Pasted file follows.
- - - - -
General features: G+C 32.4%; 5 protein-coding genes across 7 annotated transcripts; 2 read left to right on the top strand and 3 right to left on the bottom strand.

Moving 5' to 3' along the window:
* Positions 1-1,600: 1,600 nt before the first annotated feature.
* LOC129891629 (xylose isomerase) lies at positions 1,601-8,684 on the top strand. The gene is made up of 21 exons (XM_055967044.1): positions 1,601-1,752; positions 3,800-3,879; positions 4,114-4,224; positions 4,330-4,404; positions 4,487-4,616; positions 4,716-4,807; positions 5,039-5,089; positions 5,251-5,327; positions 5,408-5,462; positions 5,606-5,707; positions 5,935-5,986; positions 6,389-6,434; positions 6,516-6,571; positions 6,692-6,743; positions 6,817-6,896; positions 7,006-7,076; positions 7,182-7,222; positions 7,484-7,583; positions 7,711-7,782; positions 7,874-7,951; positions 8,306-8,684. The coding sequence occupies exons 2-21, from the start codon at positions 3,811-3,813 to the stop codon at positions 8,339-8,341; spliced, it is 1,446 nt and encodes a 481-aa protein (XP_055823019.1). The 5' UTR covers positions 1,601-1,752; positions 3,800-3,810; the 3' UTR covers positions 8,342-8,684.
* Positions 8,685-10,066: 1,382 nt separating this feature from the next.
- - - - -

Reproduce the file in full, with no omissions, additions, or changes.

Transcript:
General features: G+C 32.4%; 5 protein-coding genes across 7 annotated transcripts; 2 read left to right on the top strand and 3 right to left on the bottom strand.

Moving 5' to 3' along the window:
* Positions 1-1,600: 1,600 nt before the first annotated feature.
* LOC129891629 (xylose isomerase) lies at positions 1,601-8,684 on the top strand. The gene is made up of 21 exons (XM_055967044.1): positions 1,601-1,752; positions 3,800-3,879; positions 4,114-4,224; positions 4,330-4,404; positions 4,487-4,616; positions 4,716-4,807; positions 5,039-5,089; positions 5,251-5,327; positions 5,408-5,462; positions 5,606-5,707; positions 5,935-5,986; positions 6,389-6,434; positions 6,516-6,571; positions 6,692-6,743; positions 6,817-6,896; positions 7,006-7,076; positions 7,182-7,222; positions 7,484-7,583; positions 7,711-7,782; positions 7,874-7,951; positions 8,306-8,684. The coding sequence occupies exons 2-21, from the start codon at positions 3,811-3,813 to the stop codon at positions 8,339-8,341; spliced, it is 1,446 nt and encodes a 481-aa protein (XP_055823019.1). The 5' UTR covers positions 1,601-1,752; positions 3,800-3,810; the 3' UTR covers positions 8,342-8,684.
* Positions 8,685-10,066: 1,382 nt separating this feature from the next.